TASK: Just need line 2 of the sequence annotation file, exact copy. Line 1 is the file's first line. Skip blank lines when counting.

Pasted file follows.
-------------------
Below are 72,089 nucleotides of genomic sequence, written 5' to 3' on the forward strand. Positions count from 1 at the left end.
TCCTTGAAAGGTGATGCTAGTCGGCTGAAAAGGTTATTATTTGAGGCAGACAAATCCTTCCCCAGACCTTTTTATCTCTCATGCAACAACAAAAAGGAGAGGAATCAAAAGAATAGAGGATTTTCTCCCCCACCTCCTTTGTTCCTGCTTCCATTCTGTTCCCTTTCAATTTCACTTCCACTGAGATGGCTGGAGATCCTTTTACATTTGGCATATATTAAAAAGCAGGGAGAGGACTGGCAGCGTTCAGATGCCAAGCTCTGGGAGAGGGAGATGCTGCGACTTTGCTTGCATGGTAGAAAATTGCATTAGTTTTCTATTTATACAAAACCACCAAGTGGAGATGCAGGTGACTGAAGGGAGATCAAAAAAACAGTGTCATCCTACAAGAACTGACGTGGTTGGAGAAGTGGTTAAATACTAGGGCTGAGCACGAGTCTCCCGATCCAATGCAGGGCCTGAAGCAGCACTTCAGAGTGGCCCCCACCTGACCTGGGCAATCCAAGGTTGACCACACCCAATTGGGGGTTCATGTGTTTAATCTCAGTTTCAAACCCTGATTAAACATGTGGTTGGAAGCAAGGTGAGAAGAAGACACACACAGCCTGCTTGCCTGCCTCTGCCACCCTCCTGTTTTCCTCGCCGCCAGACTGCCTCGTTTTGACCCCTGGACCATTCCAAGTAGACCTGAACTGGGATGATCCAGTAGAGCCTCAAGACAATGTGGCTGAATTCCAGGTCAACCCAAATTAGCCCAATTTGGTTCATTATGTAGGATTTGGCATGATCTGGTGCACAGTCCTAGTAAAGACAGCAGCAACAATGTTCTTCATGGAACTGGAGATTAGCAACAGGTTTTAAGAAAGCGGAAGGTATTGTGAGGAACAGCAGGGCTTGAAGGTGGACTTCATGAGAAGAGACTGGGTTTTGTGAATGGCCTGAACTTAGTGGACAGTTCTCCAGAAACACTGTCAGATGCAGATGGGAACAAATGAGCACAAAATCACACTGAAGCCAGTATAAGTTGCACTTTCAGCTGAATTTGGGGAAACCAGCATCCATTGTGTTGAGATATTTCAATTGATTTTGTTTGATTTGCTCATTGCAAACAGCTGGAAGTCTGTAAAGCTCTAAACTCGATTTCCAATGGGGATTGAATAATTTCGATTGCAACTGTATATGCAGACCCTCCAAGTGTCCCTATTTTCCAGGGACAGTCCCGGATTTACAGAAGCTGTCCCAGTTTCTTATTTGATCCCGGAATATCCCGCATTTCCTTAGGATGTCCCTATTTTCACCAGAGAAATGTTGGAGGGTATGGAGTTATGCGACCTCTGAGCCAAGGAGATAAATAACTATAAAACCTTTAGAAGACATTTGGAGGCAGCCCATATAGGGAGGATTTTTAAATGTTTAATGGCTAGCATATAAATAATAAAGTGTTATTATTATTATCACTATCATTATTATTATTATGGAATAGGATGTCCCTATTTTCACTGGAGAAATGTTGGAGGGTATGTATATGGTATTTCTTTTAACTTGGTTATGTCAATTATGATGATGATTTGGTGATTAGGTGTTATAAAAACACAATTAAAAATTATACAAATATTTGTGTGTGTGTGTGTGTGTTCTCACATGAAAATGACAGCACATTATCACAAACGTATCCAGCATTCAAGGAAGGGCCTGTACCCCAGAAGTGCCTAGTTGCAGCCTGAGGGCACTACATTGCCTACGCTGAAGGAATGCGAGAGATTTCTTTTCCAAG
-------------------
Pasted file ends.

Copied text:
TCCTTGAAAGGTGATGCTAGTCGGCTGAAAAGGTTATTATTTGAGGCAGACAAATCCTTCCCCAGACCTTTTTATCTCTCATGCAACAACAAAAAGGAGAGGAATCAAAAGAATAGAGGATTTTCTCCCCCACCTCCTTTGTTCCTGCTTCCATTCTGTTCCCTTTCAATTTCACTTCCACTGAGATGGCTGGAGATCCTTTTACATTTGGCATATATTAAAAAGCAGGGAGAGGACTGGCAGCGTTCAGATGCCAAGCTCTGGGAGAGGGAGATGCTGCGACTTTGCTTGCATGGTAGAAAATTGCATTAGTTTTCTATTTATACAAAACCACCAAGTGGAGATGCAGGTGACTGAAGGGAGATCAAAAAAACAGTGTCATCCTACAAGAACTGACGTGGTTGGAGAAGTGGTTAAATACTAGGGCTGAGCACGAGTCTCCCGATCCAATGCAGGGCCTGAAGCAGCACTTCAGAGTGGCCCCCACCTGACCTGGGCAATCCAAGGTTGACCACACCCAATTGGGGGTTCATGTGTTTAATCTCAGTTTCAAACCCTGATTAAACATGTGGTTGGAAGCAAGGTGAGAAGAAGACACACACAGCCTGCTTGCCTGCCTCTGCCACCCTCCTGTTTTCCTCGCCGCCAGACTGCCTCGTTTTGACCCCTGGACCATTCCAAGTAGACCTGAACTGGGATGATCCAGTAGAGCCTCAAGACAATGTGGCTGAATTCCAGGTCAACCCAAATTAGCCCAATTTGGTTCATTATGTAGGATTTGGCATGATCTGGTGCACAGTCCTAGTAAAGACAGCAGCAACAATGTTCTTCATGGAACTGGAGATTAGCAACAGGTTTTAAGAAAGCGGAAGGTATTGTGAGGAACAGCAGGGCTTGAAGGTGGACTTCATGAGAAGAGACTGGGTTTTGTGAATGGCCTGAACTTAGTGGACAGTTCTCCAGAAACACTGTCAGATGCAGATGGGAACAAATGAGCACAAAATCACACTGAAGCCAGTATAAGTTGCACTTTCAGCTGAATTTGGGGAAACCAGCATCCATTGTGTTGAGATATTTCAATTGATTTTGTTTGATTTGCTCATTGCAAACAGCTGGAAGTCTGTAAAGCTCTAAACTCGATTTCCAATGGGGATTGAATAATTTCGATTGCAACTGTATATGCAGACCCTCCAAGTGTCCCTATTTTCCAGGGACAGTCCCGGATTTACAGAAGCTGTCCCAGTTTCTTATTTGATCCCGGAATATCCCGCATTTCCTTAGGATGTCCCTATTTTCACCAGAGAAATGTTGGAGGGTATGGAGTTATGCGACCTCTGAGCCAAGGAGATAAATAACTATAAAACCTTTAGAAGACATTTGGAGGCAGCCCATATAGGGAGGATTTTTAAATGTTTAATGGCTAGCATATAAATAATAAAGTGTTATTATTATTATCACTATCATTATTATTATTATGGAATAGGATGTCCCTATTTTCACTGGAGAAATGTTGGAGGGTATGTATATGGTATTTCTTTTAACTTGGTTATGTCAATTATGATGATGATTTGGTGATTAGGTGTTATAAAAACACAATTAAAAATTATACAAATATTTGTGTGTGTGTGTGTGTGTTCTCACATGAAAATGACAGCACATTATCACAAACGTATCCAGCATTCAAGGAAGGGCCTGTACCCCAGAAGTGCCTAGTTGCAGCCTGAGGGCACTACATTGCCTACGCTGAAGGAATGCGAGAGATTTCTTTTCCAAG